AUSTIN (KXAN) — An Austin Uber driver has a warning for parents.
He said teenagers are requesting rides on the app and drivers are taking them where they want to go.
That’s despite the fact that Uber requires riders be at least 18.
But there’s a lot at stake when a minor hails a ride.
“She told me, ‘I am 16 years old,’” described Lee, an Uber driver in Austin. “Lee” is an alias he asked KXAN to call him. He feared if he used his real name, he may face repercussions from the ride-sharing company.
He shared the impact of this moment in his driving career, saying he had to make a tough decision.
“I said, ‘Ma’am, are you not aware that you are not allowed to ride in an Uber alone when you are under 18?’”
After refusing, he said his role changed from chauffeur to witness.
“Another Uber pulls up and they take off.”
An Uber spokeswoman said the company will investigate account holders and drivers who don’t follow the rules. There’s a 24/7 customer support team that investigates reports.
Uber also reminds drivers that canceling trips for this reason will not affect their ratings or account status. A guidance reminder was recently sent out to drivers to remind them of the rules when it comes to minor riders.
Lee’s been driving for Uber for over three years. He said minors hopping into cars happens far more often than you might think.
Earlier this year, a 12-year-old from Florida took her own life after receiving a late-night Uber ride. Lee said the driver should have taken steps to keep that from ever happening.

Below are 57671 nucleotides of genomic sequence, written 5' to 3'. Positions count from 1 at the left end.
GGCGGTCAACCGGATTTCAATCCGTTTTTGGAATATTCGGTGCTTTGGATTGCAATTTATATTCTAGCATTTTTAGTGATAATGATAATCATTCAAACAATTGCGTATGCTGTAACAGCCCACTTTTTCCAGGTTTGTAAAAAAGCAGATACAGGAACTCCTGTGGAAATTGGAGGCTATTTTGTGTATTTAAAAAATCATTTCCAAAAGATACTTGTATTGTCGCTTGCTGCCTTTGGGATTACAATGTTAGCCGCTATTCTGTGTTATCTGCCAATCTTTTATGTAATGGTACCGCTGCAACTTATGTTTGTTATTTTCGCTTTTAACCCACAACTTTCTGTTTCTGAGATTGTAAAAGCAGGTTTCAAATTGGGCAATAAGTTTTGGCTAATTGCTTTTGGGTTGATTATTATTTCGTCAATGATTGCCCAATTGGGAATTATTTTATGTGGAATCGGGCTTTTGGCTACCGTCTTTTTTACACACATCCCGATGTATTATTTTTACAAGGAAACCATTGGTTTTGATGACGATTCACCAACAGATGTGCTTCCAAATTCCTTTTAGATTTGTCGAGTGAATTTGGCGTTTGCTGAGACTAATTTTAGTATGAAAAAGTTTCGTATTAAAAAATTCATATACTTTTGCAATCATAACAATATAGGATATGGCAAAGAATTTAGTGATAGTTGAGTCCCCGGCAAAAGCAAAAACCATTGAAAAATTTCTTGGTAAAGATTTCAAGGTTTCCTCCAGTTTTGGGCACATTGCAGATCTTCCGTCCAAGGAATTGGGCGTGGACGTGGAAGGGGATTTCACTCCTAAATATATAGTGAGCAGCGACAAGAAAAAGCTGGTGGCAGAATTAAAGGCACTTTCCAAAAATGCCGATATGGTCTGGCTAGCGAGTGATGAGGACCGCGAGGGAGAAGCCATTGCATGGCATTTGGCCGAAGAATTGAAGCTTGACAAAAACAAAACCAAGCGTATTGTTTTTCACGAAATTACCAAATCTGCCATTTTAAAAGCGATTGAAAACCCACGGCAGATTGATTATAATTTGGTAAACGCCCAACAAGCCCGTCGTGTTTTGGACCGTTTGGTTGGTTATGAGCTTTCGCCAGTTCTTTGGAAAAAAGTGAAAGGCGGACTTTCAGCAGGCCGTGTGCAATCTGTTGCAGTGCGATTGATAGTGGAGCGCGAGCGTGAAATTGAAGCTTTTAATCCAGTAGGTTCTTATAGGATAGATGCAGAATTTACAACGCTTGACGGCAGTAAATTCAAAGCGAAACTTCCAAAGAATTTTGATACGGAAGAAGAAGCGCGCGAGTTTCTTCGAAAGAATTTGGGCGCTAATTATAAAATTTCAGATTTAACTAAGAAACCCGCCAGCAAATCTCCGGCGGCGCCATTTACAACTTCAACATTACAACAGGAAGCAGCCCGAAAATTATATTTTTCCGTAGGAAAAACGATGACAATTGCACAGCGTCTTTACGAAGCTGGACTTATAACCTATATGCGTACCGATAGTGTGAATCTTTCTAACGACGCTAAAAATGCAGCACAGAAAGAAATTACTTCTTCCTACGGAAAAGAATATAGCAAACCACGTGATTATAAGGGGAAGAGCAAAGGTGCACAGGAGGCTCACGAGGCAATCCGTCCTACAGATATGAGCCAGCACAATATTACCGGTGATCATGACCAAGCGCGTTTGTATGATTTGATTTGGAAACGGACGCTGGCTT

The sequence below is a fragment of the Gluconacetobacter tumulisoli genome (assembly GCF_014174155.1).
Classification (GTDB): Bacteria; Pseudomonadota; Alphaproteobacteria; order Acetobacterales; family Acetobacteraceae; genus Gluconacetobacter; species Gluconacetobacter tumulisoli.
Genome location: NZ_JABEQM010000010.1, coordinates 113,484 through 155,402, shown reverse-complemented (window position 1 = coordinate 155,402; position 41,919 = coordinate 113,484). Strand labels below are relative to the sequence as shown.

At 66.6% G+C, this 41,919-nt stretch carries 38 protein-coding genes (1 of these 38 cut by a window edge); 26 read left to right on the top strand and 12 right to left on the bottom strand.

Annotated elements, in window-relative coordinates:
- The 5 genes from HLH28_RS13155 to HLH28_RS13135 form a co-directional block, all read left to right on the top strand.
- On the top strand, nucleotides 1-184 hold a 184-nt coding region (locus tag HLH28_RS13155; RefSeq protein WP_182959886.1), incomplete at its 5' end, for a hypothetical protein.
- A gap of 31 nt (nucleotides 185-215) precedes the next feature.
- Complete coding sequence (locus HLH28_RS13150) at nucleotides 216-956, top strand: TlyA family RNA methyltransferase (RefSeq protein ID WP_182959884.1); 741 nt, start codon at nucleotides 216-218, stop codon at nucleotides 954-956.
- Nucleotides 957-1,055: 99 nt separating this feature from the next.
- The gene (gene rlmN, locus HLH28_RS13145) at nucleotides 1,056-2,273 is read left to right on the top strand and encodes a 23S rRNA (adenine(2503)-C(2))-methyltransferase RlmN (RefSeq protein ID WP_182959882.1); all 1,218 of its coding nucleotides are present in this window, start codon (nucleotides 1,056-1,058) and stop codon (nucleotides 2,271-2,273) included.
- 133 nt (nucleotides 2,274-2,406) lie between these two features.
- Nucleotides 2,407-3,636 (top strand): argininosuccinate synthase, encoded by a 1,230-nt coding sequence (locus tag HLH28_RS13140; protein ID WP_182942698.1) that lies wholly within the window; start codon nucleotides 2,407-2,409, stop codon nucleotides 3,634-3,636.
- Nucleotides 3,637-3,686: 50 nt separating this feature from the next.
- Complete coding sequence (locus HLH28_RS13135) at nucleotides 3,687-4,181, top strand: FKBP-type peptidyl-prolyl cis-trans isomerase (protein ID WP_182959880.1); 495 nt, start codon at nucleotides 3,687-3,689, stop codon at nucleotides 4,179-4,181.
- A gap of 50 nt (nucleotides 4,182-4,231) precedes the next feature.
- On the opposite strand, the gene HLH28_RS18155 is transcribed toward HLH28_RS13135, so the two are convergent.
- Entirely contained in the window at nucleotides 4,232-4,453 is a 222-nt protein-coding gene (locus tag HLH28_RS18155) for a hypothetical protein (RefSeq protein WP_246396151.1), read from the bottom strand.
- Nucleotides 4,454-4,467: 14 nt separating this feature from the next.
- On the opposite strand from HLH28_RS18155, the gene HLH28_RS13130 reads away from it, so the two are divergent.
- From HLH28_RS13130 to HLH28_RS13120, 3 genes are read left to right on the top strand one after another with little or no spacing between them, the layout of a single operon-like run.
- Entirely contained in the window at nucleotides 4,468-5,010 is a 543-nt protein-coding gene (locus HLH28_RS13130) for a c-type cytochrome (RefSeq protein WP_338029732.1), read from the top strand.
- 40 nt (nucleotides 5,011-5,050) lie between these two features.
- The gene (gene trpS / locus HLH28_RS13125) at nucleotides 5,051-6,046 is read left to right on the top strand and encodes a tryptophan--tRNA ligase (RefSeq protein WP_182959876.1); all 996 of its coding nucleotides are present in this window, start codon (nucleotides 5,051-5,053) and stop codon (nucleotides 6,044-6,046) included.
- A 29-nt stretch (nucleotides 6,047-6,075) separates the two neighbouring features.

“If that driver would have stopped and said, ‘hey, where are you going?’ That child probably would have been alive today.”
“I really don’t feel that they are safe unless there are more safety measures in place,” said Mahnaz Vatankhah, a mother of two who lives in Austin.
Several moms KXAN spoke to shared reasons why it might make sense: It’s a tempting solution for busy families and it’s important to strike a balance in a teenager’s search for independence. But they agreed, ride-sharing should always be taken seriously, no matter your age.
“If I am an adult and I get scared of an Uber, I can’t imagine letting my kid into an Uber,” said Hayat Shaban, another mother of two. “We are just going to have to rely on someone we trust. Another mom, a neighbor, someone that you truly trust.”
In the wake of these ride-sharing rules, startups are trying to cater specifically to parents who need to get their kids from place to place.
A service called Shuddle launched in 2014. Drivers were hand-selected through an extensive screening process. But it collapsed two years later after burning through millions in funding.
Since then, other startups including HopSkipDrive, Kango, Zemcar, Zum and Bubbl have launched. Most are operating in California. But both Zum and Bubble say they’ve recently started operating in Dallas.